Effective Date & Expiration – The FMLA provisions of the Act will take effect no later than 15 days following enactment.

Emergency Paid Sick Leave

The Act requires covered employers to provide employees who are unable to work (or telework) with paid sick leave benefits. Full-time employees (regardless of the employee’s duration of employment prior to leave) are entitled to 80 hours of paid sick leave, while part-time employees are provided with a number of paid sick leave hours equal to the number of hours that the employee works on average, over a 2-week period. The Act also permits an employer of health care professionals or emergency responders to elect to exclude those employees from the Paid Sick Leave benefits under the Act, and it also gives the Secretary of Labor the authority to issue regulations to exempt some small business with fewer than 50 employees (when the imposition of such requirements would jeopardize the viability of the business as a going concern).

Reasons For Paid Sick Leave – An employee can use paid sick leave if the employee is unable to work (or telework) because: (1) the employee is subject to a Federal, State or local quarantine or isolation order related to COVID-19; (2) the employee has been advised by a health care provider to self-quarantine due to concerns related to COVID-19; (3) the employee is experiencing symptoms of COVID-19 and seeking a medical diagnosis; (4) the employee is caring for an individual who is subject to an order of isolation or quarantine or who has been advised by a health care provider to self-quarantine; (5) the employee is caring for their son or daughter because the child’s school or place of care has been closed, or the child’s care provider is unavailable due to COVID-19 precautions; or (6) the employee is experiencing any other substantially similar condition specified by the Secretary of Health and Human Services in consultation with the Secretary of the Treasury and the Secretary of Labor.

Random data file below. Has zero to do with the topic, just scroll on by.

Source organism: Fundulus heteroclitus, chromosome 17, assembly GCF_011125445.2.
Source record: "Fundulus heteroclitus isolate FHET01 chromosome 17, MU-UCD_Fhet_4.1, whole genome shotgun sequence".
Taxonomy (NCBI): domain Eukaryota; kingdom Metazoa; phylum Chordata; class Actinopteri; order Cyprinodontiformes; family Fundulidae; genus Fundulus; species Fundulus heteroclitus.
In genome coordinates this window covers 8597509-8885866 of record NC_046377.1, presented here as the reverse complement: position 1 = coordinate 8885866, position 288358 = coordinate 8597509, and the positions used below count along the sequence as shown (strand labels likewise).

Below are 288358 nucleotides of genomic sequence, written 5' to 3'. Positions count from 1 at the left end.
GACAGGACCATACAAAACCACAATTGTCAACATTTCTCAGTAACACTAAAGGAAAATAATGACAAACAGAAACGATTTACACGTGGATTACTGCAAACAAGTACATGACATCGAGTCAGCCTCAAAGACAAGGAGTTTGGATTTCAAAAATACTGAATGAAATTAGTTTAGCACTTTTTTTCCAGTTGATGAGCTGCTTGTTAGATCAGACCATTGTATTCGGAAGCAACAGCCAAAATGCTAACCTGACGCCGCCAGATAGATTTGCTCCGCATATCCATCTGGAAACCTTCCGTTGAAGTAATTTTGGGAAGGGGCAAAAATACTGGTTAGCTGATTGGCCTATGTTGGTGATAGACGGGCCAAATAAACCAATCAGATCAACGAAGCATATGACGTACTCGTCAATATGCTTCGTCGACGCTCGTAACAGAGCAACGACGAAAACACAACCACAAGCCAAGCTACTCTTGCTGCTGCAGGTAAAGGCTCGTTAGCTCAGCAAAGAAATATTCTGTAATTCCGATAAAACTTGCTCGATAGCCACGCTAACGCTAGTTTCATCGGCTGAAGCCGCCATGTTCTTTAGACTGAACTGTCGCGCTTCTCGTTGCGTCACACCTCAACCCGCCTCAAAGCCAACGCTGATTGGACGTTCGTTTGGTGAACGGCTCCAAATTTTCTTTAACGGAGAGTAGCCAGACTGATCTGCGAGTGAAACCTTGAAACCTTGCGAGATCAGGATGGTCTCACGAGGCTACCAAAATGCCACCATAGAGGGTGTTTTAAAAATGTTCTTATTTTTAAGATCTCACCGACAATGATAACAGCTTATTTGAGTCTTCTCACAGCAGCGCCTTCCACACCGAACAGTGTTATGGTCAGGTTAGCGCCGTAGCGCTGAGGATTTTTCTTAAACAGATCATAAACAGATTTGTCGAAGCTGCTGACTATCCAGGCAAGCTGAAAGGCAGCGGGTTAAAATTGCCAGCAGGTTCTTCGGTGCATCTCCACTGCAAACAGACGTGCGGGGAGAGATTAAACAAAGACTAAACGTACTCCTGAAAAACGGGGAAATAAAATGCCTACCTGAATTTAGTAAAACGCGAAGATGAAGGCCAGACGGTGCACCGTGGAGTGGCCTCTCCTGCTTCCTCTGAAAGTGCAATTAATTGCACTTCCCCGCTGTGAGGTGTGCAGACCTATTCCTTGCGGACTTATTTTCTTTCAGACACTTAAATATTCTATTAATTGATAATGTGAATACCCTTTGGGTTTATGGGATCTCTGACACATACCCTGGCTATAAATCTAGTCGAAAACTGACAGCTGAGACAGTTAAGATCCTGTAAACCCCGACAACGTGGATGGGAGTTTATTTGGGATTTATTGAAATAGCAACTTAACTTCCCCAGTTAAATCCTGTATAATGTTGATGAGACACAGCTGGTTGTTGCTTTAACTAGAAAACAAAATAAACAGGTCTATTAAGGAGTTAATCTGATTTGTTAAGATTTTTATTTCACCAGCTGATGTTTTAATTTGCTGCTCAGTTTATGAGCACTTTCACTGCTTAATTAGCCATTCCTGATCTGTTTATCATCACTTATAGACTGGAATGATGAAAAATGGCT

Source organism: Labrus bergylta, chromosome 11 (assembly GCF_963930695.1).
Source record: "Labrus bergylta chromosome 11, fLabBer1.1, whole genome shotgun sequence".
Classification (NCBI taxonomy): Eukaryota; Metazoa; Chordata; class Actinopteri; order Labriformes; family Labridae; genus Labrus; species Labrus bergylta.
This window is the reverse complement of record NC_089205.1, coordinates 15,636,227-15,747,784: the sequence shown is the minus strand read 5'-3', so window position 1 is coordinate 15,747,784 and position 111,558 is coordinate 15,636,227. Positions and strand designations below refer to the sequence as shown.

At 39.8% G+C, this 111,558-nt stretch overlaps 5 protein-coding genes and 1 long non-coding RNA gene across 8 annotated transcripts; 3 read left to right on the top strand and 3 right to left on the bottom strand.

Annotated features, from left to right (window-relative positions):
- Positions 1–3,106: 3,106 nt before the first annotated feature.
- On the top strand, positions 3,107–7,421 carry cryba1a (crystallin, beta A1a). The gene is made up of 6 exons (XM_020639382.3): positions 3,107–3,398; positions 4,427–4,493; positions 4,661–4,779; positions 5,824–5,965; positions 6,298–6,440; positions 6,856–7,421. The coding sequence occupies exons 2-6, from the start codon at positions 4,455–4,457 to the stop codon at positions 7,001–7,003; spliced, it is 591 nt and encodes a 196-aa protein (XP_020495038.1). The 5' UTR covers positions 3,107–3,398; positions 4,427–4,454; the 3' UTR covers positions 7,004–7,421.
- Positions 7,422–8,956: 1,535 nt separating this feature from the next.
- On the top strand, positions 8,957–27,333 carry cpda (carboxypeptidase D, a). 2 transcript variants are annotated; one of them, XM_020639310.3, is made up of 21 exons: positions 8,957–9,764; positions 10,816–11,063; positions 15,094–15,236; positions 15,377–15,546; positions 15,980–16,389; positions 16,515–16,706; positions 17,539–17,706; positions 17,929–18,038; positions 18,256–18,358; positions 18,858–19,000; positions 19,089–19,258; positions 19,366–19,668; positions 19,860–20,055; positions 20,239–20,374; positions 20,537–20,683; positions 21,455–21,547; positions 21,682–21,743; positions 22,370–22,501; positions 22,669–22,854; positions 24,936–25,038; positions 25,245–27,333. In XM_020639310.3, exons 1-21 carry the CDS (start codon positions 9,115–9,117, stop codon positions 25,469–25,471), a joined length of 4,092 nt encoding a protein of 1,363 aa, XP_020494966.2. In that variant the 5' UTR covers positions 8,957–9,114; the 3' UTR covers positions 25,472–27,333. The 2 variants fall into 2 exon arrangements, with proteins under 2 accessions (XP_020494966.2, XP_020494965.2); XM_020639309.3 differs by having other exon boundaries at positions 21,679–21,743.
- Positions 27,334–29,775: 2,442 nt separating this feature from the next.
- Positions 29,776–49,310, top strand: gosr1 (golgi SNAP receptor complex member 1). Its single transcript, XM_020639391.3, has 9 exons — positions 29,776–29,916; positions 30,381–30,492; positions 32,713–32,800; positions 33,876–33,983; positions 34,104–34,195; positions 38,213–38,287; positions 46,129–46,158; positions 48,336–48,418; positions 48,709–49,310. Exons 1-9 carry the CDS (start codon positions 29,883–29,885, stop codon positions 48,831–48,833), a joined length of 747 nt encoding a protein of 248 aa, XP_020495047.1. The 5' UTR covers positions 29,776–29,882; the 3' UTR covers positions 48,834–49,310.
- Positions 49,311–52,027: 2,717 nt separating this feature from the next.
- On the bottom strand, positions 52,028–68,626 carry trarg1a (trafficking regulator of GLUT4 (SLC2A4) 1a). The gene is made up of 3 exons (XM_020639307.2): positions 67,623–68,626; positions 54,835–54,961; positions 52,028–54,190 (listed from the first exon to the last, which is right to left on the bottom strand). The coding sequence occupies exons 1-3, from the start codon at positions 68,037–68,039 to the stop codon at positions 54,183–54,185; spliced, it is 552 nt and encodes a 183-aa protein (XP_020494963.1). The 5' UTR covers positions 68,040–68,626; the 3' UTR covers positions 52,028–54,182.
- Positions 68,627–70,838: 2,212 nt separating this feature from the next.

Limitations & Prohibitions: The Act provides that in no event shall paid sick time exceed $511 per day and $5,110 per employee in the aggregate for a use described in Nos. 1, 2 and 3 above, and $200 per day and $2,000 in the aggregate for use described in Nos. 4, 5 and 6 above. Paid sick leave under the Act does not carryover from year to year, and employers are not required to cash out any unused portion of the paid sick leave at the time of separation from employment. Employers are prohibited from requiring an employee to find a replacement before taking paid sick leave and prohibited from requiring an employee to use other paid leave first.

Notice Requirements: Employers are required to conspicuously post and keep posted a notice of the paid sick leave provided by the Act in a form and format to be prepared and approved by the Secretary of Labor.

Effective Date & Expiration – The Paid Sick Leave provisions of the Act will take effect no later than 15 days following enactment and will expire on December 31, 2020.

UNEMPLOYMENT INSURANCE STABILIZATION AND ACCESS

This section of the Act provides $1 billion during the 2020 calendar year for emergency grants to states for activities related to processing and paying unemployment insurance (UI) benefits, under certain conditions.